He stuck his foot in the door to hold it open and took his shot. 

‘At that moment, from the information available to Officer Brownlow, John Hurley was armed with a powerful rifle and handgun in a populated area amidst an active shooting,’ read King’s letter. 

‘John Hurley was still, highly visible, with a wall of bricks behind him. If Officer Brownlow engaged before John Hurley had a chance to fix or reload his rifle or turn his attention on the lesser-armed Brownlow, Brownlow would fire towards a safe backdrop that would not jeopardize others.’ 

Police officers investigate the scene the shooting in  Arvada on Monday, which left Beesley, Hurley and the gunman dead

Police officers investigate the scene the shooting in  Arvada on Monday, which left Beesley, Hurley and the gunman dead

At the Monday press conference, Kind hailed Hurley as a hero: ‘had he survived, we would have praised his bravery in engaging a mass shooter before anyone else was killed,’ she said. 

‘He acted to defend others and we will remember him for his selflessness.’        

In a statement, Hurley’s mother said she imagined many people would be angry about the decision. Instead of acting on their anger she encouraged them to ‘use that energy to be the change you wish to see in the world.’

‘I pray none of us will have to face a situation such as Johnny did, but as we pull ourselves together to move forward in life, consider using Johnny’s commitment to doing the right thing even at the greatest cost to inspire your own actions,’ she wrote.  

Surveillance footage from the incident shows Troyke parking his dark-colored pick-up truck in Arvada on the day of the incident, just minutes before he shot and killed Officer Beesley. 

The video clearly shows Troyke exit the vehicle at 1.35 pm dressed in a black shirt and shorts, openly brandishing his AR-15. 

He then runs towards an unsuspecting Officer Beesley before shooting him dead. Shortly afterward, he was shot dead by Hurley, who removed the AR-15 from his body.    

Eyewitness Bill Troyanos told The Denver Channel he was working in a nearby store at the time, and Hurley was inside the premises doing some shopping. 

The pair heard he gunfire, before Hurley – who was armed with his own concealed carry – ran out of the shop towards the scene. 

‘He did not hesitate; he didn’t stand there and think about it,’ Troyanos told the station. ‘I just want to make sure his family knows how heroic he was.’

According to Troyanos, Hurley confronted Troyke and fired five or six shots at him, causing the gunman to collapse against a parked car.

A manager at another nearby business told the station that prior to the shooting, he heard Hurley urging bystanders to seek shelter.

‘He turned back and looked towards everybody at the restaurant and told us that he [the gunman] is coming, that he is coming back and that we should get inside,’ the manager said.      

Hurley, described as ‘humble,’ ‘hardworking’ and ‘super respectful’ by his coworkers, was a Golden resident who worked as a chef at the Rocky Mountain Commissary kitchen facility for several years before its closed in 2020, The Gazette reported.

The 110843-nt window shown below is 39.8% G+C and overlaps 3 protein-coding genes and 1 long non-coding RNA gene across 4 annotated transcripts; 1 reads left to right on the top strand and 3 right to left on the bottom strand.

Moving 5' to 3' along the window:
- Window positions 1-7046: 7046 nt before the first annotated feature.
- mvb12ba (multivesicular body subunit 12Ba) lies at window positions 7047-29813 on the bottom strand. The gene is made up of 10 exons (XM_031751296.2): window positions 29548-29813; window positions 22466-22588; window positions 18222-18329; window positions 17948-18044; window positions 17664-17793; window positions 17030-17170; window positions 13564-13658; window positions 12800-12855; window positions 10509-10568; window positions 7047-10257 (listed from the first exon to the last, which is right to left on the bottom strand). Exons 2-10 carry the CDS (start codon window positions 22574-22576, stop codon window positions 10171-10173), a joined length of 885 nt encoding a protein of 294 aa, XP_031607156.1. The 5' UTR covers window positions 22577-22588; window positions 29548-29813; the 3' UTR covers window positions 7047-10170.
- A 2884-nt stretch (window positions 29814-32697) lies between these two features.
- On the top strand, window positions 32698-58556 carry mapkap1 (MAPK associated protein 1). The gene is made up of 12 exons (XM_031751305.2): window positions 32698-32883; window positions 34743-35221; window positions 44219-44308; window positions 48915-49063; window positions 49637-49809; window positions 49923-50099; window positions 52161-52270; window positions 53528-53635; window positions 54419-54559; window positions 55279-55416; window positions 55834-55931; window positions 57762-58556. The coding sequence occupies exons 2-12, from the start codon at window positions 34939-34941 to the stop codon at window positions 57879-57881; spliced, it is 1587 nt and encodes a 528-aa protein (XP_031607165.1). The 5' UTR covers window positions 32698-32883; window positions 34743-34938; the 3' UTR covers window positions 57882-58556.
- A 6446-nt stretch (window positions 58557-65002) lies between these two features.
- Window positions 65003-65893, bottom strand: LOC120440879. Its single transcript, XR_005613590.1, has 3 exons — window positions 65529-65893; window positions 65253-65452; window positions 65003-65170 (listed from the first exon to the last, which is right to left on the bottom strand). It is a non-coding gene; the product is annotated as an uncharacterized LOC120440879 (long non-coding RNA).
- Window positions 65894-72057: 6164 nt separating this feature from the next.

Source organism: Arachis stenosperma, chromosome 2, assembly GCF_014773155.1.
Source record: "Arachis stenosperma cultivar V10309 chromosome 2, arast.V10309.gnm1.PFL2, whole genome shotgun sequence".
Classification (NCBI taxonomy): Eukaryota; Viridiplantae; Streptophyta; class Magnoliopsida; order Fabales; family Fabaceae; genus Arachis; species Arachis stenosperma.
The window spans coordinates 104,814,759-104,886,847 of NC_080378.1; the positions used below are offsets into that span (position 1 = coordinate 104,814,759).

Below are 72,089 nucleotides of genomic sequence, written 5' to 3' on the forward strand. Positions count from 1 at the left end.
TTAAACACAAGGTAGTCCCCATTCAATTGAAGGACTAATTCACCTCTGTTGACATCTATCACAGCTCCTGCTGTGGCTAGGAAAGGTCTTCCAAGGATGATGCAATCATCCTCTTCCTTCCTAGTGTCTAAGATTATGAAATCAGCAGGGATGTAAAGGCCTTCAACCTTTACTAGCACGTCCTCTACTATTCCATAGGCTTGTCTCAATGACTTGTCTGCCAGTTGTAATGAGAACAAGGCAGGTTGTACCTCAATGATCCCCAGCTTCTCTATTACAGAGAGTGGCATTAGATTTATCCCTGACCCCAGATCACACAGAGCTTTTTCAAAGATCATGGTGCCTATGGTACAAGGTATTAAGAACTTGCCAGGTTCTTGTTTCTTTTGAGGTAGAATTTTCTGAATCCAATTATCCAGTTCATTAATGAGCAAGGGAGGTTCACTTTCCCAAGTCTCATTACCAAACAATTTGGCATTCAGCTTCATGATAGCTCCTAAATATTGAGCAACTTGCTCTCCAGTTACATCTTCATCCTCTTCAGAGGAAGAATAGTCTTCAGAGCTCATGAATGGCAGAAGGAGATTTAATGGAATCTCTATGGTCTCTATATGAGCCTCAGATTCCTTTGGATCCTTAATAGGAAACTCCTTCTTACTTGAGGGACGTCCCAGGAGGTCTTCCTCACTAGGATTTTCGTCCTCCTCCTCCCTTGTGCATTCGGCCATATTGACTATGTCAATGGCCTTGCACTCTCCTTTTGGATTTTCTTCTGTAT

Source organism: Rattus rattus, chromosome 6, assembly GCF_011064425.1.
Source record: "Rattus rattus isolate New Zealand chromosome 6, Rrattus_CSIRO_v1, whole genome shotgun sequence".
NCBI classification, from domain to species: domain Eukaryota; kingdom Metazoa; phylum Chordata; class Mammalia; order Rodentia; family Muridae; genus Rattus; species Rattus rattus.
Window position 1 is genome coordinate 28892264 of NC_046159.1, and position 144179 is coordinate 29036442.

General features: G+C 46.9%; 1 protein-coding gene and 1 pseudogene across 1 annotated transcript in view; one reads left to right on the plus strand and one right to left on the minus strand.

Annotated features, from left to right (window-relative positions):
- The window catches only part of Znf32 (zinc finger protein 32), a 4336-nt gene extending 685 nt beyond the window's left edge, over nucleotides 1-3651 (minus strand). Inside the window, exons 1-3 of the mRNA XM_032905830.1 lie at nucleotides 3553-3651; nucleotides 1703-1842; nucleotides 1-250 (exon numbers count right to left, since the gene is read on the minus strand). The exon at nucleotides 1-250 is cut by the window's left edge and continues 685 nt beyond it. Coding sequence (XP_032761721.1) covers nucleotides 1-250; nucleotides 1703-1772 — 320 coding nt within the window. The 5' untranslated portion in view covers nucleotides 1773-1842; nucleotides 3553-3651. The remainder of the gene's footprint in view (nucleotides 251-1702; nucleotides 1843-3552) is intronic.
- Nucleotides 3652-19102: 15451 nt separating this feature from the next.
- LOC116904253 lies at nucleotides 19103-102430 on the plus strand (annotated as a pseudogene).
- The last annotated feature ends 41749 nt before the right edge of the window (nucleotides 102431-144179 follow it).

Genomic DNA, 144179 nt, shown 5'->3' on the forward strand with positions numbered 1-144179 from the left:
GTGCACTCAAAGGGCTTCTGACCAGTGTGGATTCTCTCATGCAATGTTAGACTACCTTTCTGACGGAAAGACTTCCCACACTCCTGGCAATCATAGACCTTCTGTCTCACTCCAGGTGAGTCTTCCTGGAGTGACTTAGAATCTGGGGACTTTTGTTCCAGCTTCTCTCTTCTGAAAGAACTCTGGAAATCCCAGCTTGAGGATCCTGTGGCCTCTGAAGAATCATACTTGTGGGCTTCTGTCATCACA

According to his Facebook page, he was a classically trained cook. After the Commissary declared bankruptcy, Hurley took on jobs at a piano-moving company and an arcade, reported Fox 31.

Sources say a police bullet was responsible for killing Hurley in the June shootout

Sources say a police bullet was responsible for killing Hurley during the June shootout

Hurley was shot dead after picking up rifle used by cop killer

Long-time friend Cody Soules described him in a statement as ‘an outspoken activist’ who wanted to help people in his community. 

Hurley’s former co-worker Cole Crocker told Fox 31 that he was dedicated, passionate and caring. 

‘Johnny was the kind of guy that would think of everyone but himself first, always,’ he said.       

Officer Beesley was a school resource officer with a reputation for taking a compassionate approach with students.  

Police in Arvada, Colorado, were called to reports of gunfire at around 1:30pm on June 21

Police in Arvada, Colorado, were called to reports of gunfire at around 1:30pm on June 21

Beesley was a 19-year veteran of the Arvada Police Department, working as a patrol officer and as a motorcycle traffic officer before working as a school resource officer. He is survived by wife Karen and their two children.    

In the four-page letter written by Troyke before the shooting, the gunman set out on June 21 with the intention to kill police officers. 

‘My goal today is to kill Arvada PD officers,’ reads the letter uncovered in Troyke’s home . 

‘Hundreds of you pigs should be killed daily,’ he added. ‘I just hope I don’t die without killing any of you pigs.’

The letter continues: ‘Today I will kill as many Arvada officers as I possibly can’. 

It also featured the sentence: ‘This is what you get, you are the people who are expendable’.

It’s unclear what sparked Troyke’s hatred of local law enforcement. 

According to court records cited by The Denver Post, Troyke was convicted of third-degree assault in 1992 and DWI in 1994. 

There is no indication that Troyke had had any major run-ins with the law over the past 17 years.